Not only does security need to be scalable and cost effective, but thanks to the marketing messaging behind virtualization and cloud capabilities, boards expect that security resources can also be increased or decreased at a moment's notice through a virtual dial that is constantly being adjusted to achieve perfect harmony. What's the biggest challenge? Communication of security value vs. the spend and the resultant outcomes. What's the next big challenge? Demonstrating that security can manage KPIs like the rest of the business, and can increase or decrease spend according to business risk. Success has been achieved when the resources (people, time, and money) utilized to run security operations can be re-deployed at a moment's notice based on risks, threats and policy decisions that take place between budgeting cycles. The re-deployment is easily documented and visualized to show the outcome.

4. Outcome-Based Metrics

All metrics are not created equal. The best security operation centers utilize metrics that drive an adjustment or a change of behavior or result in security resource adjustments, Thompson said. It's no longer sufficient to provide the total count of identified vulnerabilities because that doesn't map to an outcome or adjustment. Instead, report on the count of vulnerabilities that are net newly discovered since the last scan; the vulnerabilities that are exempted because they are risk accepted; or those that are still unresolved. Each of these is due to a different root cause and therefore require different paths to root-cause resolution, Thompson said. The count of vulnerabilities simply doesn't provide the requisite information for a change of behavior that results in an improved outcome.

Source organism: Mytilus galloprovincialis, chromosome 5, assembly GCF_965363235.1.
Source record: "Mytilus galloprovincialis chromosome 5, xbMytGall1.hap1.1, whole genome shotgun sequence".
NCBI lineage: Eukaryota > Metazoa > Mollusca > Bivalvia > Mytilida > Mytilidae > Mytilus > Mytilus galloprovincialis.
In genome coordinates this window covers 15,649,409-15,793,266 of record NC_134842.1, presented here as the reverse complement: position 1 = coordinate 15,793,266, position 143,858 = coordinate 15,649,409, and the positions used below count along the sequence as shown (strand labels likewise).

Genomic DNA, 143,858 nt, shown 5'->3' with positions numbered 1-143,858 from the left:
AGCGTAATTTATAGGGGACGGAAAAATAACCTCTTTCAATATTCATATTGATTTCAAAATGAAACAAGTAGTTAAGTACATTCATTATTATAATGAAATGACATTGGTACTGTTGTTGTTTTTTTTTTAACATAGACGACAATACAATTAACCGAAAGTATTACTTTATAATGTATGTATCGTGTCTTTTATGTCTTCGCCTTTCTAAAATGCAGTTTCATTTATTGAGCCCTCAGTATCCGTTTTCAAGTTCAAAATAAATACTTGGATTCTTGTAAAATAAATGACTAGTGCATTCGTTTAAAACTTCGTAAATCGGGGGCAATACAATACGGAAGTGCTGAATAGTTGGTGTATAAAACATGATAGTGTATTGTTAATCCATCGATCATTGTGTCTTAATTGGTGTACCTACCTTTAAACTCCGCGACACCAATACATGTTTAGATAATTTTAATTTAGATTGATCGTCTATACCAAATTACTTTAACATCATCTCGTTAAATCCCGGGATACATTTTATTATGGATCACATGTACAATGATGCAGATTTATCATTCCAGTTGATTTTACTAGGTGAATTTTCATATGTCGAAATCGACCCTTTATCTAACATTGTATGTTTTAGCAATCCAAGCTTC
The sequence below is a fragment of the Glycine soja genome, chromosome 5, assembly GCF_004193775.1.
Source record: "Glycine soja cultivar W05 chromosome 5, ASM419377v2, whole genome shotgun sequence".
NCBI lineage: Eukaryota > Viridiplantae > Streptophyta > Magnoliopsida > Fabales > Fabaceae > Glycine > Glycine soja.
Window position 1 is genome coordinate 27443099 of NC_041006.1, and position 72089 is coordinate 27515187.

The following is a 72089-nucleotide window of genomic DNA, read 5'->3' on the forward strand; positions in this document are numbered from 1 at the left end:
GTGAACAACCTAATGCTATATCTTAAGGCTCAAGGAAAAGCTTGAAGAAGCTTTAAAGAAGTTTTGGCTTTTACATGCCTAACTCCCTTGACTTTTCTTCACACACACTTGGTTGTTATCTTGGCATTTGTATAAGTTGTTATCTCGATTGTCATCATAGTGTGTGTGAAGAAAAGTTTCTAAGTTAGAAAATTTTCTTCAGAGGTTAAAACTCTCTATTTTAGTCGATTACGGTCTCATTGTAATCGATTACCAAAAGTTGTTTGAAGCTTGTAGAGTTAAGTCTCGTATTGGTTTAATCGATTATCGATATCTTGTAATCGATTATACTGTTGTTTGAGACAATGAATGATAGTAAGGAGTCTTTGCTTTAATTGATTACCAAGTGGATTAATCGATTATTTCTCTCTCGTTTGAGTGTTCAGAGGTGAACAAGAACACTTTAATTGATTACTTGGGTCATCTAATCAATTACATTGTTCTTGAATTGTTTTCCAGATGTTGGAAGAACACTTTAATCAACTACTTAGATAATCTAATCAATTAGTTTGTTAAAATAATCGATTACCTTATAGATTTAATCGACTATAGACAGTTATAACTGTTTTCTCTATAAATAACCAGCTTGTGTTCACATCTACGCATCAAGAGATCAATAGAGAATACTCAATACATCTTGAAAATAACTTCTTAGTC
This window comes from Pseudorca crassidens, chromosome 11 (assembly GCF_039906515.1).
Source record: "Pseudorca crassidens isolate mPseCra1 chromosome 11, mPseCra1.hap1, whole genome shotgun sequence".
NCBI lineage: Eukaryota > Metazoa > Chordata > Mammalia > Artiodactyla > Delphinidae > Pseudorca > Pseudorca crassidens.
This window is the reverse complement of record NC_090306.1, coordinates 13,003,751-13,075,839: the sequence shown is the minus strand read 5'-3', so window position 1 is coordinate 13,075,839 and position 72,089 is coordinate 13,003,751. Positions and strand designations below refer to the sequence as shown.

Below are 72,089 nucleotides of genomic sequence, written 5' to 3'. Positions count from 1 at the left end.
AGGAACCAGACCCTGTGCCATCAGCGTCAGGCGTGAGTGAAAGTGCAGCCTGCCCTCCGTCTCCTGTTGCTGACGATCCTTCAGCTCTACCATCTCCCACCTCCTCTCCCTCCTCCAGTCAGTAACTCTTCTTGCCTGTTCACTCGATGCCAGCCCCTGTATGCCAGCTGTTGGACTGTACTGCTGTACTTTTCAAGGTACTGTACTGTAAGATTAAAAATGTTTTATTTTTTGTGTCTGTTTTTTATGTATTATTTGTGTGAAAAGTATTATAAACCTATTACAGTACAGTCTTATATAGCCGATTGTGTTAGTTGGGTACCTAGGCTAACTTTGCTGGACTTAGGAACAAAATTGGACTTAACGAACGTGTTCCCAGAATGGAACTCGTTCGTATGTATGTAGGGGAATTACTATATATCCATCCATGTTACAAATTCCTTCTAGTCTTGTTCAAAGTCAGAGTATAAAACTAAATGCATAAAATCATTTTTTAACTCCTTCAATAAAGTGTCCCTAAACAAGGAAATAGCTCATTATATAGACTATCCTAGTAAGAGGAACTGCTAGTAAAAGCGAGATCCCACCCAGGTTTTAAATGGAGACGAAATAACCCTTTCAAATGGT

3. Resource Throttling

Executives are looking for an end-to-end solution for managing achievement of the business executive's directives while continuing to improve on the processes and tools IT teams have put into place, Thompson said. This results in the efficient detection, block, notification of and efficient response to threats while maintaining a virtual dial-enabling effective control of security operations center resources and utilization to meet dynamic business constraints.

2. Threat Intelligence

Threat intelligence goes far beyond patch and vulnerability management, Thompson said. Real threat intelligence is a capability that ties human analysts to metadata about attacker profiles, attack signatures, the timing of the attack, Internet advanced warning indicators, and information about the target, answering such questions as what kind of data is on the host, what is it connected to, what is its current posture, what could potentially be exploited, what are recent attack patterns and from where did they originate? When armed with this intelligence, a SOC can provide predictive analysis and early warning and mitigate threats before or during the attack with the utmost efficiency and complete it with effective executive communication.

1. Visibility

Security teams must detect and respond to digital attacks. To do this, the SOC must have the visibility needed to determine when an attack is occurring and what the nature of the attack is, and it must also have the data necessary for understanding the difference between different attack types, said Rook Security's Thompson. This requires Tier-1 baseline controls to be put into place and the associated data-centric tools from companies like Palo Alto Networks, Alert Logic, RSA-NetWitness, HP-ArcSight, etc., be properly deployed.